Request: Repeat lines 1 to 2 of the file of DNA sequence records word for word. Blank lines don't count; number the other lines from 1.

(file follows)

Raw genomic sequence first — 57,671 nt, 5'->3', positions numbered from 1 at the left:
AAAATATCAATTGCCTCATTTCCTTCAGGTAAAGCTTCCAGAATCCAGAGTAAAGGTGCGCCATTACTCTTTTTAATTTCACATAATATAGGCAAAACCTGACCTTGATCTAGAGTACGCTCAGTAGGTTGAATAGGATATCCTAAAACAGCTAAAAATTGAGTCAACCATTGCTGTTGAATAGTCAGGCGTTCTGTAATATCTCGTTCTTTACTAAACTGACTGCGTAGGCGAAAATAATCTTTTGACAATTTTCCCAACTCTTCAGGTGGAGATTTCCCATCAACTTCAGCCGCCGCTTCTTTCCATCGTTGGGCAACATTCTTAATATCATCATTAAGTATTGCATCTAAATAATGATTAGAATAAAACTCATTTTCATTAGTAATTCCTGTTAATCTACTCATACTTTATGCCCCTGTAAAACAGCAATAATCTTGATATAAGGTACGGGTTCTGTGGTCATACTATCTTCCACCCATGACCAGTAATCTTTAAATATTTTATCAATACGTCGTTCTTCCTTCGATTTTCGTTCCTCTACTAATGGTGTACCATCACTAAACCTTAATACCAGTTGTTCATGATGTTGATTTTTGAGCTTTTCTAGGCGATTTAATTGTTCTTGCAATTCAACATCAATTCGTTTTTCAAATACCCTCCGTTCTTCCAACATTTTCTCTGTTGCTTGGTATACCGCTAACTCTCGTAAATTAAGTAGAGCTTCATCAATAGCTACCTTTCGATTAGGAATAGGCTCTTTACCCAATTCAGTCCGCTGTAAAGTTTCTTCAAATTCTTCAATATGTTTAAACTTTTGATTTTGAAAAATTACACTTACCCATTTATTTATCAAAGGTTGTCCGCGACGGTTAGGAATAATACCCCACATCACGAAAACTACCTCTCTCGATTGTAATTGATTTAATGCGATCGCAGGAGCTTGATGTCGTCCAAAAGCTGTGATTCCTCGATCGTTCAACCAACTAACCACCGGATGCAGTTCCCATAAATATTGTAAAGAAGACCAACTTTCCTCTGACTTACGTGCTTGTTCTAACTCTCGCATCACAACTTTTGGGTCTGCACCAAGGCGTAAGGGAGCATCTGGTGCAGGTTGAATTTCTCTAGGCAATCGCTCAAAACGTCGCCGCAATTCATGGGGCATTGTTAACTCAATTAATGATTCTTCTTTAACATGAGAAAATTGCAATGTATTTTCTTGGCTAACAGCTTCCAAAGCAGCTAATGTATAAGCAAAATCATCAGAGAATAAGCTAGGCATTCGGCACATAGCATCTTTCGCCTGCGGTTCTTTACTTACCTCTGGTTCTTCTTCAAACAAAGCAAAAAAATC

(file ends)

Raw genomic sequence first — 57,671 nt, 5'->3', positions numbered from 1 at the left:
AAAATATCAATTGCCTCATTTCCTTCAGGTAAAGCTTCCAGAATCCAGAGTAAAGGTGCGCCATTACTCTTTTTAATTTCACATAATATAGGCAAAACCTGACCTTGATCTAGAGTACGCTCAGTAGGTTGAATAGGATATCCTAAAACAGCTAAAAATTGAGTCAACCATTGCTGTTGAATAGTCAGGCGTTCTGTAATATCTCGTTCTTTACTAAACTGACTGCGTAGGCGAAAATAATCTTTTGACAATTTTCCCAACTCTTCAGGTGGAGATTTCCCATCAACTTCAGCCGCCGCTTCTTTCCATCGTTGGGCAACATTCTTAATATCATCATTAAGTATTGCATCTAAATAATGATTAGAATAAAACTCATTTTCATTAGTAATTCCTGTTAATCTACTCATACTTTATGCCCCTGTAAAACAGCAATAATCTTGATATAAGGTACGGGTTCTGTGGTCATACTATCTTCCACCCATGACCAGTAATCTTTAAATATTTTATCAATACGTCGTTCTTCCTTCGATTTTCGTTCCTCTACTAATGGTGTACCATCACTAAACCTTAATACCAGTTGTTCATGATGTTGATTTTTGAGCTTTTCTAGGCGATTTAATTGTTCTTGCAATTCAACATCAATTCGTTTTTCAAATACCCTCCGTTCTTCCAACATTTTCTCTGTTGCTTGGTATACCGCTAACTCTCGTAAATTAAGTAGAGCTTCATCAATAGCTACCTTTCGATTAGGAATAGGCTCTTTACCCAATTCAGTCCGCTGTAAAGTTTCTTCAAATTCTTCAATATGTTTAAACTTTTGATTTTGAAAAATTACACTTACCCATTTATTTATCAAAGGTTGTCCGCGACGGTTAGGAATAATACCCCACATCACGAAAACTACCTCTCTCGATTGTAATTGATTTAATGCGATCGCAGGAGCTTGATGTCGTCCAAAAGCTGTGATTCCTCGATCGTTCAACCAACTAACCACCGGATGCAGTTCCCATAAATATTGTAAAGAAGACCAACTTTCCTCTGACTTACGTGCTTGTTCTAACTCTCGCATCACAACTTTTGGGTCTGCACCAAGGCGTAAGGGAGCATCTGGTGCAGGTTGAATTTCTCTAGGCAATCGCTCAAAACGTCGCCGCAATTCATGGGGCATTGTTAACTCAATTAATGATTCTTCTTTAACATGAGAAAATTGCAATGTATTTTCTTGGCTAACAGCTTCCAAAGCAGCTAATGTATAAGCAAAATCATCAGAGAATAAGCTAGGCATTCGGCACATAGCATCTTTCGCCTGCGGTTCTTTACTTACCTCTGGTTCTTCTTCAAACAAAGCAAAAAAATC